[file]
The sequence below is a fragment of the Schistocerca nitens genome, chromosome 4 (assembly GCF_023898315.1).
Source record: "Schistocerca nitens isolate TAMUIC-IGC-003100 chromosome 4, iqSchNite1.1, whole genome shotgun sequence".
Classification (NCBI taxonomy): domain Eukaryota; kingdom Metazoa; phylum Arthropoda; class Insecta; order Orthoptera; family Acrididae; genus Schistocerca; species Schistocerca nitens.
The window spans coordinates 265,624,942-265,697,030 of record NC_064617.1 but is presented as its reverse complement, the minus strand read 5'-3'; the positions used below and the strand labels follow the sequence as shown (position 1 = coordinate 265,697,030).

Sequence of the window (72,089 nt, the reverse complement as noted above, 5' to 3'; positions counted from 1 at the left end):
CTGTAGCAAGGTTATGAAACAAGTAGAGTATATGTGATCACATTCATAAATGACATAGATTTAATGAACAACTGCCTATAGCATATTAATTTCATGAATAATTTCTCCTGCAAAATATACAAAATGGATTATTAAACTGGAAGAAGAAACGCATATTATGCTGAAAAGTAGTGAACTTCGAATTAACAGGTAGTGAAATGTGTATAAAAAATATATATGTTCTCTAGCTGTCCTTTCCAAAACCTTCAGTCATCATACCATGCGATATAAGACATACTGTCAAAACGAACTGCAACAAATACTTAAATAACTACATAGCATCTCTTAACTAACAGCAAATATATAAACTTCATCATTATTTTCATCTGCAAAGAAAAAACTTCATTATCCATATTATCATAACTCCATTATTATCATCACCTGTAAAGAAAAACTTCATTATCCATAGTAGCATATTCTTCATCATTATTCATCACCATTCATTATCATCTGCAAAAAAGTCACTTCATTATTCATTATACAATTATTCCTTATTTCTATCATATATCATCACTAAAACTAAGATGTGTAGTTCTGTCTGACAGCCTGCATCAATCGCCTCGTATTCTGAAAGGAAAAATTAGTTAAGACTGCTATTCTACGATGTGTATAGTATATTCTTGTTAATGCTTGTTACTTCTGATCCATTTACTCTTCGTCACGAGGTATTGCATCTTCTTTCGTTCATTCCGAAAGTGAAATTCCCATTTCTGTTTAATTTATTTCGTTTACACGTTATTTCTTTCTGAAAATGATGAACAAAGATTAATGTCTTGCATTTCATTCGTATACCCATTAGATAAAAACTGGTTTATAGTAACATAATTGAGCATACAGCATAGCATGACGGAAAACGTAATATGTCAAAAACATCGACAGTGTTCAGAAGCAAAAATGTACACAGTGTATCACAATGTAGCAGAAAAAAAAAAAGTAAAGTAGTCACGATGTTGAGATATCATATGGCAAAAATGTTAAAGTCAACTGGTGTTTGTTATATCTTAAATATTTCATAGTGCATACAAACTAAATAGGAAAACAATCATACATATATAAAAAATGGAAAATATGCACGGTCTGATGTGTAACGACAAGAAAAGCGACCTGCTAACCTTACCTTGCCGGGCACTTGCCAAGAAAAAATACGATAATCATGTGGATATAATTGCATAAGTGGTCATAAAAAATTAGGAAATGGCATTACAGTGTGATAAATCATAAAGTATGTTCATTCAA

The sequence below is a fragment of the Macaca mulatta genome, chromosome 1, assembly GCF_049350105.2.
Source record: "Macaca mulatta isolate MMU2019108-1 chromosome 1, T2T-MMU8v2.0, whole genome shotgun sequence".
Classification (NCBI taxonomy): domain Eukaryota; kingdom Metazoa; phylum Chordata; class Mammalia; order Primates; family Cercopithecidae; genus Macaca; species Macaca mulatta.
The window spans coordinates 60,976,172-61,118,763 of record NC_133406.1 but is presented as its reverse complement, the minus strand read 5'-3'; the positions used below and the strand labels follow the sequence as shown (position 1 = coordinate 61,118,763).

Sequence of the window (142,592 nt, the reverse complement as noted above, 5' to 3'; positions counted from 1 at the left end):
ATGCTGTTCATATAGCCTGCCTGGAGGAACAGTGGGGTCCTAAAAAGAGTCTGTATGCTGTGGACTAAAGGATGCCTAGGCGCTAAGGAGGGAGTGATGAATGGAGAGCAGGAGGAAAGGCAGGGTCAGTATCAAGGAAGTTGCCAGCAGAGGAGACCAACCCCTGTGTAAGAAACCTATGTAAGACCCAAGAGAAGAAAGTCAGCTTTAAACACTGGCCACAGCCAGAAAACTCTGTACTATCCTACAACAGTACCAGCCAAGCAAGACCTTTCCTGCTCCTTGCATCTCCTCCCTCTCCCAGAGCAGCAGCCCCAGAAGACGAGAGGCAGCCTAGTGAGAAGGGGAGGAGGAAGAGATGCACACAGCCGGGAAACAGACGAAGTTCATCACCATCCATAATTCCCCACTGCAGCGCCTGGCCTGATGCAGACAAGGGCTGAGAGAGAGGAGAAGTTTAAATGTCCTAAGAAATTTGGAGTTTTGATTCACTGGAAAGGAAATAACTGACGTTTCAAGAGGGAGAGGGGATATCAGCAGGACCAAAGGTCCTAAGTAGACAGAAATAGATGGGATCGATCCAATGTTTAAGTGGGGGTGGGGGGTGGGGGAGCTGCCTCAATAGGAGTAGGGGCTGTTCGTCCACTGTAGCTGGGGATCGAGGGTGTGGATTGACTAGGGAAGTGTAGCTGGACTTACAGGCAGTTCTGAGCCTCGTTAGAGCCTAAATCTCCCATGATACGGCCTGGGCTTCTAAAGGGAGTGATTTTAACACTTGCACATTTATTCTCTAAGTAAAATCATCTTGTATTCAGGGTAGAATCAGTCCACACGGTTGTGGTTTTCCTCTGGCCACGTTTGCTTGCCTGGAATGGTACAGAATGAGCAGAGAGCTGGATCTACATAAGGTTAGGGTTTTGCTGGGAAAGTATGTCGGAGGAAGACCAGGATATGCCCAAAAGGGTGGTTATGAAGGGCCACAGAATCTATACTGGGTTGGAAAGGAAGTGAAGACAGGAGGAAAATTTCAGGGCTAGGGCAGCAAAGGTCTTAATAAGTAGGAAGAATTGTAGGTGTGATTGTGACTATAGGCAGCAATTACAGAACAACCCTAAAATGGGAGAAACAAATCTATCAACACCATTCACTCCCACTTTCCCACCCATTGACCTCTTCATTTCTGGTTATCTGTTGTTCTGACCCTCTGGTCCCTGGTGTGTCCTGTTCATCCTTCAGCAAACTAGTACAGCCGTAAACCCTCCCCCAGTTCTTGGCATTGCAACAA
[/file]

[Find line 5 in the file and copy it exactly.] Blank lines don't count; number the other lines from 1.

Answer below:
Sequence of the window (72,089 nt, the reverse complement as noted above, 5' to 3'; positions counted from 1 at the left end):